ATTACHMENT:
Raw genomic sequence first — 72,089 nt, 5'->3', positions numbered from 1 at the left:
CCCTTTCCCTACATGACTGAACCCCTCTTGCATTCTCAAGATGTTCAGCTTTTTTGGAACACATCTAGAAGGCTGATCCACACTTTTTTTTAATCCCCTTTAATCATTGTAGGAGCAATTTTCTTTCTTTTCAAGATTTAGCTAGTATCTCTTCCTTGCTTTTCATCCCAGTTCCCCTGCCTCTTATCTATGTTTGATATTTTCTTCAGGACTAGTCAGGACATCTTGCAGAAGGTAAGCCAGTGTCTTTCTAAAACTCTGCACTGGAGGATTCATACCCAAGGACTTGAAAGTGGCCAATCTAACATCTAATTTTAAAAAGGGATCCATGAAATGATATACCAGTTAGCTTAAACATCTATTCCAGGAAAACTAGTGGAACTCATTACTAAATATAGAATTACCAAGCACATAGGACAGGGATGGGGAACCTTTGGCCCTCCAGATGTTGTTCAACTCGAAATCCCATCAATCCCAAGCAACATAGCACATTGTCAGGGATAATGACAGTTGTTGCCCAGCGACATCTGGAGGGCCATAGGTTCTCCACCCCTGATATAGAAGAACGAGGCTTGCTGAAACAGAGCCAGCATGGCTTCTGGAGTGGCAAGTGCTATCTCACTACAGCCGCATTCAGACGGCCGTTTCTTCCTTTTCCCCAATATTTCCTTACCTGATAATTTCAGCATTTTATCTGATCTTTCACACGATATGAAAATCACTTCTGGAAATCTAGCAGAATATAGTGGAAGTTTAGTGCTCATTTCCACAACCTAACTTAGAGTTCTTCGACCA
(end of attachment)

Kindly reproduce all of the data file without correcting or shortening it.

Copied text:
Raw genomic sequence first — 72,089 nt, 5'->3', positions numbered from 1 at the left:
CCCTTTCCCTACATGACTGAACCCCTCTTGCATTCTCAAGATGTTCAGCTTTTTTGGAACACATCTAGAAGGCTGATCCACACTTTTTTTTAATCCCCTTTAATCATTGTAGGAGCAATTTTCTTTCTTTTCAAGATTTAGCTAGTATCTCTTCCTTGCTTTTCATCCCAGTTCCCCTGCCTCTTATCTATGTTTGATATTTTCTTCAGGACTAGTCAGGACATCTTGCAGAAGGTAAGCCAGTGTCTTTCTAAAACTCTGCACTGGAGGATTCATACCCAAGGACTTGAAAGTGGCCAATCTAACATCTAATTTTAAAAAGGGATCCATGAAATGATATACCAGTTAGCTTAAACATCTATTCCAGGAAAACTAGTGGAACTCATTACTAAATATAGAATTACCAAGCACATAGGACAGGGATGGGGAACCTTTGGCCCTCCAGATGTTGTTCAACTCGAAATCCCATCAATCCCAAGCAACATAGCACATTGTCAGGGATAATGACAGTTGTTGCCCAGCGACATCTGGAGGGCCATAGGTTCTCCACCCCTGATATAGAAGAACGAGGCTTGCTGAAACAGAGCCAGCATGGCTTCTGGAGTGGCAAGTGCTATCTCACTACAGCCGCATTCAGACGGCCGTTTCTTCCTTTTCCCCAATATTTCCTTACCTGATAATTTCAGCATTTTATCTGATCTTTCACACGATATGAAAATCACTTCTGGAAATCTAGCAGAATATAGTGGAAGTTTAGTGCTCATTTCCACAACCTAACTTAGAGTTCTTCGACCA